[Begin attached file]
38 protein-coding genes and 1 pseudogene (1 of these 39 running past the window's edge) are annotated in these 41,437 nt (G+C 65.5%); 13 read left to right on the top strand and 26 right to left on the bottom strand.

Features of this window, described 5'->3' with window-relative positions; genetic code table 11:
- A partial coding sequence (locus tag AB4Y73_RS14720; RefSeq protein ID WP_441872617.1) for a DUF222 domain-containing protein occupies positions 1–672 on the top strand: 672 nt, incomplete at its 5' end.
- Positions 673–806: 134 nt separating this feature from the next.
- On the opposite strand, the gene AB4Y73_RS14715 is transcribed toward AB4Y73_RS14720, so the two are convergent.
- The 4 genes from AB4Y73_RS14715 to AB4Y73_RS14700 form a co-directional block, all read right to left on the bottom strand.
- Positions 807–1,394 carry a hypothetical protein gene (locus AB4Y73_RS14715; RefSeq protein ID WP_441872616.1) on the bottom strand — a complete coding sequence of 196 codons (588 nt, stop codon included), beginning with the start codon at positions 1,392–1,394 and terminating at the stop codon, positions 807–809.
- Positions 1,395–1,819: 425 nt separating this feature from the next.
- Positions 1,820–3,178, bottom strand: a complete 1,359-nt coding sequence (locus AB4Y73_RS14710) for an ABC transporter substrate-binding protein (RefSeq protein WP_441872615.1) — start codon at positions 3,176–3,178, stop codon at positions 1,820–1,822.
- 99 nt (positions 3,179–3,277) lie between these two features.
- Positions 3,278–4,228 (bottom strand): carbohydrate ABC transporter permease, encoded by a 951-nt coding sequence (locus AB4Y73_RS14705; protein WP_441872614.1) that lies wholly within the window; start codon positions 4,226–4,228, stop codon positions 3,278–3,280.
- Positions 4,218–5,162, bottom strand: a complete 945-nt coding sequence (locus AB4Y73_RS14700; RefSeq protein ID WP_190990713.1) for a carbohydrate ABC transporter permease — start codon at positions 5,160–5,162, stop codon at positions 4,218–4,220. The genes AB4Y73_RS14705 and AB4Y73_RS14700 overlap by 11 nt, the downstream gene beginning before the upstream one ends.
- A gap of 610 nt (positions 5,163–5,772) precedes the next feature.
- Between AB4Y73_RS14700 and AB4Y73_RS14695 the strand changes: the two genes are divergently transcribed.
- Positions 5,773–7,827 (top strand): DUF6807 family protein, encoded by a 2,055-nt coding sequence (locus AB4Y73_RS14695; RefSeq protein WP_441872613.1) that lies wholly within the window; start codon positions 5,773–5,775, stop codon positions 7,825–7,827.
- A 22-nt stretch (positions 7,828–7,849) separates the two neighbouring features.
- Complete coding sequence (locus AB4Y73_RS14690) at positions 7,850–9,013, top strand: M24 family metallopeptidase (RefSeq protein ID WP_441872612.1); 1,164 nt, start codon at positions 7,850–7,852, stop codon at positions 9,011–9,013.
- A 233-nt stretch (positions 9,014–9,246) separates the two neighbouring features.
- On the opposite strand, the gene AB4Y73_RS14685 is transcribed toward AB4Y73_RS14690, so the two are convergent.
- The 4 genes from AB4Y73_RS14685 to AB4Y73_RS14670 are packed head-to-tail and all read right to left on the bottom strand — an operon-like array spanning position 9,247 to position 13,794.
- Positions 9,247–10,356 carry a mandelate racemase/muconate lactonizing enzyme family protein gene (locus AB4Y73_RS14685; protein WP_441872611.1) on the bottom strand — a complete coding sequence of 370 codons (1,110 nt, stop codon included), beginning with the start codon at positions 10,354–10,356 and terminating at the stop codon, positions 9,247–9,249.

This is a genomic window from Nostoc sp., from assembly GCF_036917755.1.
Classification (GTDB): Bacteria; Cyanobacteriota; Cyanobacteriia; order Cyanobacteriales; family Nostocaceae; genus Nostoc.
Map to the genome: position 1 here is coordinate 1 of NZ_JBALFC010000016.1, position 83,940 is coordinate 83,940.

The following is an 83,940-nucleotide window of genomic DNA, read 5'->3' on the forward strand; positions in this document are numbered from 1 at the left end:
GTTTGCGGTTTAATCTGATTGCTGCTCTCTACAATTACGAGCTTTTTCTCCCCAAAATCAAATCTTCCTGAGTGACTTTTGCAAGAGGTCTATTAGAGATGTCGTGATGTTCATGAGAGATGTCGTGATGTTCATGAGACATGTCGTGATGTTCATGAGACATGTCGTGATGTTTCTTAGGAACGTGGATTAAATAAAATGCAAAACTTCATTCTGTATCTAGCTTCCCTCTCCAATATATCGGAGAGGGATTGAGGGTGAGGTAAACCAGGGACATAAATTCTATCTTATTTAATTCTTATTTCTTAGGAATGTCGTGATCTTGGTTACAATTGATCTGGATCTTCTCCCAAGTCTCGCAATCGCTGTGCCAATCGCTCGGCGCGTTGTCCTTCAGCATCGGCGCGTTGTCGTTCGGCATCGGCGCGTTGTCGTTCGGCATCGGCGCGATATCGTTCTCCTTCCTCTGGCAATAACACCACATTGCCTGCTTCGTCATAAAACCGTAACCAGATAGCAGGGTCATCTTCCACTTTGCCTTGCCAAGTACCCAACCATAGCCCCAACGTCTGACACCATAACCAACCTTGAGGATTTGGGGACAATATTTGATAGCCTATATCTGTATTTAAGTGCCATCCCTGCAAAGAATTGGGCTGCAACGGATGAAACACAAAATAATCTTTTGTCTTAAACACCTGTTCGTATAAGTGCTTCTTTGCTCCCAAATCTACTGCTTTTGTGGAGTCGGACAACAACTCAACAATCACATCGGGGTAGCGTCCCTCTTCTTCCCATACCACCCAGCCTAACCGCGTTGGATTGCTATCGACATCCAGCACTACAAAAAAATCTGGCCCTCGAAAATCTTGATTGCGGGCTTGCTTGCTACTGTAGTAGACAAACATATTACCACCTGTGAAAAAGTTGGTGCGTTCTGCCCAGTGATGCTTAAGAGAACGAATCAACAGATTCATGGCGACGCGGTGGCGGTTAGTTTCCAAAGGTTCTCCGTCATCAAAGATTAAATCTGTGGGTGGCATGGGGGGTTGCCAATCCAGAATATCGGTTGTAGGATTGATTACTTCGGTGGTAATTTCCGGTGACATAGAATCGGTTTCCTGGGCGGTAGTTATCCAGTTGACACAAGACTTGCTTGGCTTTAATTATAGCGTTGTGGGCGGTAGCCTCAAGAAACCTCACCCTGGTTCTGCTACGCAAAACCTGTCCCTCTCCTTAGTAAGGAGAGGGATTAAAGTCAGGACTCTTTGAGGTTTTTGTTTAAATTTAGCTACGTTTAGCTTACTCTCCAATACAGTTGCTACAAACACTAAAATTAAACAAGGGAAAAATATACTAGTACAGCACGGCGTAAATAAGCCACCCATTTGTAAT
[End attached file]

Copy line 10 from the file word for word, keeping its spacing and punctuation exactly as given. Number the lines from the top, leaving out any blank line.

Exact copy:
- 99 nt (positions 3,179–3,277) lie between these two features.